, Volume 16, Issue 1, pp 7-16

Getting from the Ethical to the Empirical and Back Again: The Danger of Getting it Wrong, and the Possibilities for Getting it Right

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Introduction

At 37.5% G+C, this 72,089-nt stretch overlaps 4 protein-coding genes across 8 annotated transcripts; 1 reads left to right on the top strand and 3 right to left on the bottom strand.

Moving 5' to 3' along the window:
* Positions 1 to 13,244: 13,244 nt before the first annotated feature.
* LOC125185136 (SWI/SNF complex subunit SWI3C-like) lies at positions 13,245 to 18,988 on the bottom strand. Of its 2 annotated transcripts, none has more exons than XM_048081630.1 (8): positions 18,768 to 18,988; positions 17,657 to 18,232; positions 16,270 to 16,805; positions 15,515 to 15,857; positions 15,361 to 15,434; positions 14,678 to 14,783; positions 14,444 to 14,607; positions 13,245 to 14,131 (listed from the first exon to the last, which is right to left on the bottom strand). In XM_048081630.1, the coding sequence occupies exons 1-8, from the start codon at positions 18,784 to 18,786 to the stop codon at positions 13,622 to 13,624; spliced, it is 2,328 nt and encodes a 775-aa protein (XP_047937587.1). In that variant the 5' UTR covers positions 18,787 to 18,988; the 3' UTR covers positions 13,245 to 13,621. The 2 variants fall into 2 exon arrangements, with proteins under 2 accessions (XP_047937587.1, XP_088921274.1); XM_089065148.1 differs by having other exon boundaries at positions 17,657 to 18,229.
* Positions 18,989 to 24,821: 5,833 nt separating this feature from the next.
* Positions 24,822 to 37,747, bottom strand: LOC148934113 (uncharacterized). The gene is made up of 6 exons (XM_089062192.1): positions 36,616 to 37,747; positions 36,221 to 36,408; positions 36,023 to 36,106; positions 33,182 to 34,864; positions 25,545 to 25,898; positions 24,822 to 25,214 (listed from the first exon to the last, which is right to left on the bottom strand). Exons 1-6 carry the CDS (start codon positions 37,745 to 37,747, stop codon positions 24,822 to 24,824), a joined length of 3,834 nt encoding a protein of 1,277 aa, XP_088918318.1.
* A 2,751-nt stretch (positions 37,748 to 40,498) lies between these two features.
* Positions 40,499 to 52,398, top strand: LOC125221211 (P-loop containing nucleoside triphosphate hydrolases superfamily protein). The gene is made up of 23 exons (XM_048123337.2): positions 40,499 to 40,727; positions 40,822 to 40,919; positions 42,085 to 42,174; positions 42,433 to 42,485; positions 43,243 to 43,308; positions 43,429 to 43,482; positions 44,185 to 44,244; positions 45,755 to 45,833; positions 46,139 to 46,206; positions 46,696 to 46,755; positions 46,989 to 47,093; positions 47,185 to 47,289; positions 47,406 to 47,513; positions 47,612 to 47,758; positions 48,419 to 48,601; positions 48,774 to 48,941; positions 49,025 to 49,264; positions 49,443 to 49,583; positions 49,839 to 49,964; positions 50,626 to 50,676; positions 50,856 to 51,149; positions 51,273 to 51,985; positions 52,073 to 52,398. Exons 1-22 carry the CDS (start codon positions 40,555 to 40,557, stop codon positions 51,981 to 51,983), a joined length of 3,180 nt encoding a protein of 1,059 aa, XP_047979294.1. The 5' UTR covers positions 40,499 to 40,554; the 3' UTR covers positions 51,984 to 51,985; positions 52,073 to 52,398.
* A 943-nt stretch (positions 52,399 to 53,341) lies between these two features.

‘Bioethics: past, present and future’ was a conference whose purpose was to create a snapshot of postgraduate work in bioethics. This work, it was hoped, would be illustrative of the new generation of academics working in the field, and of their attitudes towards their discipline. The conference attracted postgraduates from diverse areas and backgrounds, unified by their shared work in bioethics. Given such a disparate group one might have thought there would be a great deal of disagreement about what bioethics is and what counts as ‘doing bioethics’, yet this was not the case. There were variations of interpretation as to what constitutes bioethics, but the points on which there was agreement were far more striking. Throughout the 2 days of the conference, during formal presentations and informal discussions, ran a pervasive theme: in order to contextualise the normative claims at the heart of bioethical debate, we need to make appropriate use of empirical data.